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Bryan Alexander EdTech class

Follow Along With a Grad Seminar About Edtech: Part 1, Picking the Best Tech

By Bryan Alexander     Mar 12, 2019

https://www.edsurge.com/news/2019-03-12-follow-along-with-a-grad-seminar-about-edtech-part-1-picking-the-best-tech

a tech catalog for students to explore and choose from, partially based on Georgetown’s enterprise suite, including a learning management system (Canvas), blogging (WordPress or other), student-run web domains, web annotation (Hypothesis) https://web.hypothes.is/, collaborative writing (Google Suite), discussion boards (Discourse), and videoconferencing (Zoom).

Neil Selwyn’s excellent Education and Technology: Key Issues and Debates.

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How Can Digital Audio Enhance Teaching and Learning?

By Bryan Alexander     Mar 28, 2019

https://www.edsurge.com/news/2019-03-28-grad-seminar-on-edtech-part-2-how-can-digital-audio-enhance-teaching-and-learning

Before there were podcasts, there was pirate radio, rogue broadcasters flinging unusual sounds over borders and adding new music to cultures. And before that there was the “theater of the mind,” harnessing radio’s deep power to inspire listeners’ imaginations.

Then we advanced to podcasting’s second wave—the one we’re enjoying now—the one sparked by Serial’s massive success in 2014. When you consider audiobooks in the mix, it’s clear how varied and mainstream portable digital audio is today.

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https://www.edsurge.com/news/2019-04-18-video-assignments-are-the-new-term-paper-how-does-that-change-teaching-and-learning

Digital video has taken the world by storm. Netflix is busy changing television and movies. YouTube may be humanity’s largest collaborative cultural project, aggregating an astonishing amount of user-generated content. The Google-owned service is widely used that it may already soak up more than a third of all mobile traffic.

Unsurprisingly, we increasingly learn from digital video. The realm of informal learning is well represented on YouTube—from DIY instruction to guerrilla recordings of public speakers. Traditional colleges now rely on digital video, too, as campuses have established official channels and faculty regularly turn to YouTube for content. And new kinds of educational institutions have emerged, like the nonprofit Khan Academy,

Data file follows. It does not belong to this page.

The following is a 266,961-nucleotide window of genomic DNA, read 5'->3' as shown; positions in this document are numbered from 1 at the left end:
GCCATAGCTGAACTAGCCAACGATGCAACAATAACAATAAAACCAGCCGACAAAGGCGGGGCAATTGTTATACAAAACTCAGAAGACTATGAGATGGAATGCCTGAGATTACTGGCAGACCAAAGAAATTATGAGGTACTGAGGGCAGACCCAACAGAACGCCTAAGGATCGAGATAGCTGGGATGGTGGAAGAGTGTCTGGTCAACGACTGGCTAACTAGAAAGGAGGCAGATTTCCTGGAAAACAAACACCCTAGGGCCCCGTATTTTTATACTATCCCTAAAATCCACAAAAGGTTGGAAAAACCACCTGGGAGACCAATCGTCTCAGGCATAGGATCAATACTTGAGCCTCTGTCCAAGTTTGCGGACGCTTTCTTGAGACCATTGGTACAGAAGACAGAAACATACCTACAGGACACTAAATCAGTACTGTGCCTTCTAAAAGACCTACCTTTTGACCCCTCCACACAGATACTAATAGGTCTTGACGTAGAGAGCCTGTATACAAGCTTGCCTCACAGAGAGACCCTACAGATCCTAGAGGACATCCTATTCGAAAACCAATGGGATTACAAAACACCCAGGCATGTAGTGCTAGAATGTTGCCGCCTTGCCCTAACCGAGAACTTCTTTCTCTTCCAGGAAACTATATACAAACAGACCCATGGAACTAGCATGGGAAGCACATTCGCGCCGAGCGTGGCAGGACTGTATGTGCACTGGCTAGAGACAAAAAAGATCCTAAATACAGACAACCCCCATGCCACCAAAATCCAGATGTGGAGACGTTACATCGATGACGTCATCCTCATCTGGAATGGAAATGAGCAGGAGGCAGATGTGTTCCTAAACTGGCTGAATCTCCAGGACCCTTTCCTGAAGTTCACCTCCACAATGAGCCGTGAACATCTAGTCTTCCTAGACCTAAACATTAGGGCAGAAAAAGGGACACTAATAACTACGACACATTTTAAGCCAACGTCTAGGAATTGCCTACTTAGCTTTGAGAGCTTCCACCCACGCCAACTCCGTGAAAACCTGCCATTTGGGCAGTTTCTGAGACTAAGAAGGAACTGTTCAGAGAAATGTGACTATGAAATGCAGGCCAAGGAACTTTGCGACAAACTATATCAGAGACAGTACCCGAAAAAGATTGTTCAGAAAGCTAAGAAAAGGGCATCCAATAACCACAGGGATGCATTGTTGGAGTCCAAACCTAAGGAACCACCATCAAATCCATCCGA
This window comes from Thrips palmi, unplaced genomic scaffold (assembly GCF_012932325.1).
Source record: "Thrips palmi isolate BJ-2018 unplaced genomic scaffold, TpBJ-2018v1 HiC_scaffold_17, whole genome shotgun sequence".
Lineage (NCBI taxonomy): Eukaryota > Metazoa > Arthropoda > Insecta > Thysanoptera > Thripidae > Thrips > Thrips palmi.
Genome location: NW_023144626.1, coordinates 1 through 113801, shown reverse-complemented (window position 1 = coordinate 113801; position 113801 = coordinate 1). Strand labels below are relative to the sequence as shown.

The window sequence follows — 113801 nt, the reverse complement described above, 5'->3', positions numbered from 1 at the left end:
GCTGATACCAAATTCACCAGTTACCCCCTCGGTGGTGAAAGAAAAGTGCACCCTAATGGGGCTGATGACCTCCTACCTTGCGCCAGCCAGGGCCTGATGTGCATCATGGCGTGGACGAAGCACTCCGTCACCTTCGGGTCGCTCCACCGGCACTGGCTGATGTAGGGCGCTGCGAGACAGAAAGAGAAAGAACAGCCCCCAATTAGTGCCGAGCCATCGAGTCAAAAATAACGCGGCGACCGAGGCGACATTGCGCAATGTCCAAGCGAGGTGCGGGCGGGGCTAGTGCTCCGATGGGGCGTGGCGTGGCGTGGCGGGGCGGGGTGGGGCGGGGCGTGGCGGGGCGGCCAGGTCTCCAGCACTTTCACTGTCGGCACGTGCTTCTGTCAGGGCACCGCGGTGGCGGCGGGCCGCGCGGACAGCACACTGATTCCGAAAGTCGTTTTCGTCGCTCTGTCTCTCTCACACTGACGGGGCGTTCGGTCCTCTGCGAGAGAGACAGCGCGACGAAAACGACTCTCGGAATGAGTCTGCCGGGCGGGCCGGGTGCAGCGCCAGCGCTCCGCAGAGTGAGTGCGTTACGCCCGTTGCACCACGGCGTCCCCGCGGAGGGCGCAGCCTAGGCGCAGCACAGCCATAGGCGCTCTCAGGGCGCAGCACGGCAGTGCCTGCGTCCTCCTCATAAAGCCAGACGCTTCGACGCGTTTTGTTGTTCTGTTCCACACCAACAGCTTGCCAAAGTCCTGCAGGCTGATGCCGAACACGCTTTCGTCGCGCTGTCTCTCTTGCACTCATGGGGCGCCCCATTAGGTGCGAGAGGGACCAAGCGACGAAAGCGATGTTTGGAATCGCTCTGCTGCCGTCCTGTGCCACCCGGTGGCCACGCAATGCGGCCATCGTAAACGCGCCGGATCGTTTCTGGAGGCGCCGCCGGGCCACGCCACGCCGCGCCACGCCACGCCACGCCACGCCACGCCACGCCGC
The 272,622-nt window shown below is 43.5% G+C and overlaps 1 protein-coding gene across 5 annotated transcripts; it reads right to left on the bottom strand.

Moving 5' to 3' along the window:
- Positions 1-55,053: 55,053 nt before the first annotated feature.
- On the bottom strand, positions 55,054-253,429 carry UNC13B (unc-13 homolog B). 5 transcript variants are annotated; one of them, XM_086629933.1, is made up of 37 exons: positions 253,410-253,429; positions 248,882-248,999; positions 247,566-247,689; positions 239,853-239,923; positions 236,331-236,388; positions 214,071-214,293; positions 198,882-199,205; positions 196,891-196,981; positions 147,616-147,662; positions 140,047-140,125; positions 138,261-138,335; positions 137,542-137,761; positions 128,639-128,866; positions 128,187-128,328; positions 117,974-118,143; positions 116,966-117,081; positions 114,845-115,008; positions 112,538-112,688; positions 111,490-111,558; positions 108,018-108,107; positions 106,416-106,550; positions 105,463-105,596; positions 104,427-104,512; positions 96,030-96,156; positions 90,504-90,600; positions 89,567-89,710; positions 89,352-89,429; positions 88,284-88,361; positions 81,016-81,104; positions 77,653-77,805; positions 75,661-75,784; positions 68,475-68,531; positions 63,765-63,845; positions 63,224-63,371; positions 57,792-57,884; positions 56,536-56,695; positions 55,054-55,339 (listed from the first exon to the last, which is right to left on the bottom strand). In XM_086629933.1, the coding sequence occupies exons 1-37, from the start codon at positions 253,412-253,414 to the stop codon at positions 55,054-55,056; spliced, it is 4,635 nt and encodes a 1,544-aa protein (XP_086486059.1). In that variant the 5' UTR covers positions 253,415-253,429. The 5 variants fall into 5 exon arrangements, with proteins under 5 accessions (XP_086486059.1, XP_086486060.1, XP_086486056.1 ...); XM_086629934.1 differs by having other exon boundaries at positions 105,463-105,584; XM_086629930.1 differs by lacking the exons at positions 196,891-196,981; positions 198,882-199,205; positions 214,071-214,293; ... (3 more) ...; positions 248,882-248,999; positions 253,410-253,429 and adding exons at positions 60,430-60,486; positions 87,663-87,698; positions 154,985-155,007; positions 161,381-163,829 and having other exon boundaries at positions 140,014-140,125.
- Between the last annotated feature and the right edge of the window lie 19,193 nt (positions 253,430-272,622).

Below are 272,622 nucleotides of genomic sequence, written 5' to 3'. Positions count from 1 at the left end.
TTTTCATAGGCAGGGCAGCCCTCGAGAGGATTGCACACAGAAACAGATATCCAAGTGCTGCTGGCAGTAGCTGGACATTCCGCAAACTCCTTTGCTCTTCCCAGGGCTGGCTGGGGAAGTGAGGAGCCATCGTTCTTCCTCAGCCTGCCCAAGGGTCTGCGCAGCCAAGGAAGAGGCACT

We also explored the rise of teaching via live video. More colleges are using it for online learning, since it can make students and instructors more present to each other than most other media. We also saw videoconferencing’s usefulness in connecting students and faculty when separated by travel, illness or scheduling challenges.

Our readings—Zac Woolfitt’s “The effective use of video in higher education,” and Michelle Kosalka’s “Using Synchronous Tools to Build Community in the Asynchronous Online Classroom”—and discussion identified a range of limitations to video’s utility. Videoconferencing requires robust internet connection that not all students have access to, and even downloading video clips can be challenging on some connections. People are not always comfortable appearing on camera. And some content is not well suited to video, such as mostly audio conversations or still images.

proctoring and online learning

https://www.edsurge.com/news/2017-04-19-online-courses-shouldn-t-use-remote-proctoring-tools-here-s-why

when the option between taking a course online or in-person is provided, studies show students are more likely to stay in college.

Since the early days of online instruction, the response of many new instructors has been to figure out how to transfer elements of their face-to-face class into the online format. In response, education technology companies have been quick to create products that attempt to replicate in-person teaching. Some examples include learning management systems, lecture capture tools, and early online meeting systems.

online proctoring systems, such as ProctorU or Proctorio, replicate a practice that isn’t effective in-person. Exams are only good for a few things: managing faculty workload and assessing low level skill and content knowledge. What they aren’t good at is demonstrating student learning or mastery of a topic. As authors Rena Palloff and Keith Pratt discuss in their book “Assessing the Online Learner: Resources and Strategies for Faculty,” online exams typically measure skills that require memorization of facts, whereas learning objectives are often written around one’s ability to create, evaluate and analyze course material.

Authentic assessments, rather than multiple choice or other online exams, is one alternative that could be explored. For example, in a chemistry course, students could make a video themselves doing a set problems and explain the process. This would allow instructors to better understand students’ thinking and identify areas that they are struggling in. Another example could be in a psychology course, where students could curate and evaluate a set of resources on a given topic to demonstrate their ability to find, and critically analyze online information. (see Bryan Alexander‘s take on video assignments here: http://blog.stcloudstate.edu/ims?s=bryan+alexander+video+assignments

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more on online learning in this IMS blog
http://blog.stcloudstate.edu/ims?s=online+learning

more on proctoring in this IMS blog
http://blog.stcloudstate.edu/ims?s=proctor